Moving from Print to Public Speaking

In “From Knocking Knees to Speaking with Ease,” published in the December issue of School Nutrition, Penny McLaren discusses tips for improving both confidence and skill with public speaking. The article recommends joining a training organization, such as Toastmasters International, preparing in advance and practice, practice, practice. Donald Feldheim, head of Expressive Communications Services, a firm based in Massachusetts, coaches speakers in order to achieve quality presentations. This is one of his latest success stories:

An extremely talented senior editor of a well-known and influential newspaper found that his job description was changed to include making crucial oral presentations to small groups of people who were critical to the success of the newspaper.

Speaking extemporaneously, he is extremely knowledgeable about his field, thinks easily and clearly on his feet and, to top it off, is very quick-witted.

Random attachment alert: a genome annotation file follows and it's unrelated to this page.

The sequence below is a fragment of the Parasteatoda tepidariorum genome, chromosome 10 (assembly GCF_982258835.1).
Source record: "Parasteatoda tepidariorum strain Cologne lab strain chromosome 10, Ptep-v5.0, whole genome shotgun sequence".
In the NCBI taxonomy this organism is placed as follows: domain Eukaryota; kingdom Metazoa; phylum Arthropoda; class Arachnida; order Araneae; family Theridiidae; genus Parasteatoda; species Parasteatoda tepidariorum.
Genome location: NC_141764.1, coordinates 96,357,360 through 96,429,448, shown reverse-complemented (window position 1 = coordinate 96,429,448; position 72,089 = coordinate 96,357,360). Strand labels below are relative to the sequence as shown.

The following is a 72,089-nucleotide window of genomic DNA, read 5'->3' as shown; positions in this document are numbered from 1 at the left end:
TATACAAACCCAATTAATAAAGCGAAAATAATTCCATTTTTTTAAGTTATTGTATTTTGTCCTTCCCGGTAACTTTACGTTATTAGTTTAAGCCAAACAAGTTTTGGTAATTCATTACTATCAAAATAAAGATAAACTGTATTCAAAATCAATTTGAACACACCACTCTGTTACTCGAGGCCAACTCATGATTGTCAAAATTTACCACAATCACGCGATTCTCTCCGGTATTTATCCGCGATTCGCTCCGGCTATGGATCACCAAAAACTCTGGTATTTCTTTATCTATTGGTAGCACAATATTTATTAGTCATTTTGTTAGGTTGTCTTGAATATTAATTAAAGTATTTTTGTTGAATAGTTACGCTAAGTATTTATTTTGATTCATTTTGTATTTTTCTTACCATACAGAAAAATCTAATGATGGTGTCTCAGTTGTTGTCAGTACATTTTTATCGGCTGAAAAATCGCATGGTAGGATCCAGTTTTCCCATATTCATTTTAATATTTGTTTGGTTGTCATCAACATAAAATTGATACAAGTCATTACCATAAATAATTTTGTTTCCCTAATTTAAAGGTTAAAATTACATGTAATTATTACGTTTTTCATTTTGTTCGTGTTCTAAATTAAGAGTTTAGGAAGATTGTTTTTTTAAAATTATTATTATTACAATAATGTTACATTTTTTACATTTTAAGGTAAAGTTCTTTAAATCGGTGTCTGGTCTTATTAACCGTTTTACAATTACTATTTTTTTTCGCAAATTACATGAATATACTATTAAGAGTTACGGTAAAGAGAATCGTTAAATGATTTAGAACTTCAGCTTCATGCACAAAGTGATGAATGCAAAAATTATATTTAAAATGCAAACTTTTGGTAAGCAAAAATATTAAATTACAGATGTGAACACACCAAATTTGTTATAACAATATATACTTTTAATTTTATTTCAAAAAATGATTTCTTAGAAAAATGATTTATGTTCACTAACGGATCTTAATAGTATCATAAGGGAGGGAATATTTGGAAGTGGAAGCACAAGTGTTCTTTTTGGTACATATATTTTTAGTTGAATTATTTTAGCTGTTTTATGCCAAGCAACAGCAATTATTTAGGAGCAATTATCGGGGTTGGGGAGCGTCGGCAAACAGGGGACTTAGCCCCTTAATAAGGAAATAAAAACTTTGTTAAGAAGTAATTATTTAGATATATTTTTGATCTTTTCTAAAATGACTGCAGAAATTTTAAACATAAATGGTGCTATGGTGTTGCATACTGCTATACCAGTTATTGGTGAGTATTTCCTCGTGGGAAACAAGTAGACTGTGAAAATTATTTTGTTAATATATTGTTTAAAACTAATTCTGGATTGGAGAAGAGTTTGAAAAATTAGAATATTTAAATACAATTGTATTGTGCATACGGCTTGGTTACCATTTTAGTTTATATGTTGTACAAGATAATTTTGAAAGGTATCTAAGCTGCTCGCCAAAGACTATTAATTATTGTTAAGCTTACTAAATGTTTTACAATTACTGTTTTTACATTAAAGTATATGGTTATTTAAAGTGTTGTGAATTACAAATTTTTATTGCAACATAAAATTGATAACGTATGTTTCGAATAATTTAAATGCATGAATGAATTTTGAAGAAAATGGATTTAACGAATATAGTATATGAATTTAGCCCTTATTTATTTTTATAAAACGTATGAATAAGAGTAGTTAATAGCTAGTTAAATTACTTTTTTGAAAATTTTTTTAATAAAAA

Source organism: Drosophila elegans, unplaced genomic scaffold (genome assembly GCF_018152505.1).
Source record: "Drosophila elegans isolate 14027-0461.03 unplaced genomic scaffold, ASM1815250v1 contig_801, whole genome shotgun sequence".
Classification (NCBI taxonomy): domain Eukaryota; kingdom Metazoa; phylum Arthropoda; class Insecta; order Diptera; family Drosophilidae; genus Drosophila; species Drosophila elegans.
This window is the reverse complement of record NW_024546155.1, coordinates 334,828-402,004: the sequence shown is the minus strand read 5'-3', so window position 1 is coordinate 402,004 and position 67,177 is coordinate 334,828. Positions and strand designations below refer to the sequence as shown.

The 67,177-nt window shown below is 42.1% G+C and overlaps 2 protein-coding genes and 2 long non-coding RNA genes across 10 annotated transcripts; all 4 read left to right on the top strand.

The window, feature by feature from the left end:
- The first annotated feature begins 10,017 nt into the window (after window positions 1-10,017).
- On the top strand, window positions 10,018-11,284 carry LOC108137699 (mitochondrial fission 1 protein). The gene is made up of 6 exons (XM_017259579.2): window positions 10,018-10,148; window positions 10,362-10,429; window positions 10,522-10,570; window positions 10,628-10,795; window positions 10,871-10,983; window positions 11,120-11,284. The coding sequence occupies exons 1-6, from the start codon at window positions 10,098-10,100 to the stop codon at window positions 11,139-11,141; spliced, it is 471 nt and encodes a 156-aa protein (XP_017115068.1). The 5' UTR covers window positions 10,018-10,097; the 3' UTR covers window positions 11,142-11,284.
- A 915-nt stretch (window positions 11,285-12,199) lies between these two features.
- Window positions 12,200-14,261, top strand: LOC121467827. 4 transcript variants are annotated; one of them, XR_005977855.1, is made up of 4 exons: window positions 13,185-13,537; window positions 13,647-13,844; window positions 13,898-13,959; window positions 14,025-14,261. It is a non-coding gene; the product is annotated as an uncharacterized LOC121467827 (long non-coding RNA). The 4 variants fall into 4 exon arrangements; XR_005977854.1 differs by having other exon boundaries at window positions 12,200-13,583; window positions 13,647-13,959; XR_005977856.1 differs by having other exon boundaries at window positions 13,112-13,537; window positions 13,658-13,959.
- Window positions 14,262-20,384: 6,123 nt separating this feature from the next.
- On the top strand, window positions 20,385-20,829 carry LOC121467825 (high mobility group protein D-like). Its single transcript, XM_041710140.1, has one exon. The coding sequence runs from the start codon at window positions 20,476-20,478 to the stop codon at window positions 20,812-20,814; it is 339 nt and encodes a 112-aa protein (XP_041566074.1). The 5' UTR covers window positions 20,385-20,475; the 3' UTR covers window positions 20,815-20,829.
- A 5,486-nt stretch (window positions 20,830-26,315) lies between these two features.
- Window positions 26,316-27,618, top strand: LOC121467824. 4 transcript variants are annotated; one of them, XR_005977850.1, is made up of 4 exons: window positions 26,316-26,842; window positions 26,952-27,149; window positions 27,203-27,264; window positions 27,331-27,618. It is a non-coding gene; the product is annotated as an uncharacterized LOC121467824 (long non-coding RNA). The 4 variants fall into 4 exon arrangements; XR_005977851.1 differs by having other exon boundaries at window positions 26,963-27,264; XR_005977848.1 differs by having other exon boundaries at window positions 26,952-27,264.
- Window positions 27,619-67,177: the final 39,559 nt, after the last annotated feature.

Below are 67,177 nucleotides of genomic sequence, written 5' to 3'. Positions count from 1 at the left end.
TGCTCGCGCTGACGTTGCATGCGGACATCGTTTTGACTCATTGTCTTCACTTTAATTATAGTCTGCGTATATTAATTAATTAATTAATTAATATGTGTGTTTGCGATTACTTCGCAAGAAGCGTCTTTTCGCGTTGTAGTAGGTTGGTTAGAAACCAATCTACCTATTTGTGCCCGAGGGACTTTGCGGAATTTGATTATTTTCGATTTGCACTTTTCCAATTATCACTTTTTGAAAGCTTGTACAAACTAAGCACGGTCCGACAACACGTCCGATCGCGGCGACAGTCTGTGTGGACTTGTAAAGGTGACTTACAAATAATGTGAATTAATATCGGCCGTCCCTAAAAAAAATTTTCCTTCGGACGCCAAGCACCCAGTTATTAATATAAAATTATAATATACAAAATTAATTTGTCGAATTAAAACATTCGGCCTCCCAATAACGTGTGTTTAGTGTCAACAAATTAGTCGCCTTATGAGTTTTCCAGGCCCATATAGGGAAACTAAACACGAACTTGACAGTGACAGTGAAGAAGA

As exceptional a writer as he is, and as good an extemporaneous communicator as he is, he confessed that he was very apprehensive (as an understatement) about delivering a structured presentation without a script in front of him. He felt he would not remember his lines. Furthermore, even if he had a script, the man had absolutely no confidence that he could do a speech due to his nervousness.

To help him to prepare for this new responsibility, we went back to square one and took it one step at a time.

First, we clarified his goal and objectives.

Then, we worked on putting his ideas down on paper, writing, essentially, the first draft of his presentation. As is the case with many speakers, we found that he did not write the way that he spoke conversationally; therefore, when reading his presentation aloud, it did not sound as natural as his regular speech.

So, we worked on rewrites...and more rewrites, until his written word reflected his normal, confident, comfortable conversational word. His statements became shorter, less complex and had less "flowery" wording.

Finally, we worked on his ability to present his speech without looking at his script. This entailed a very gradual process, which involved becoming more and more familiar with key phrases and words. This process helped him to gain confidence—and, with confidence, nervousness shrinks big time.

As a result, the client delivered his presentations smoothly and effectively—much to his delight—and surprise.

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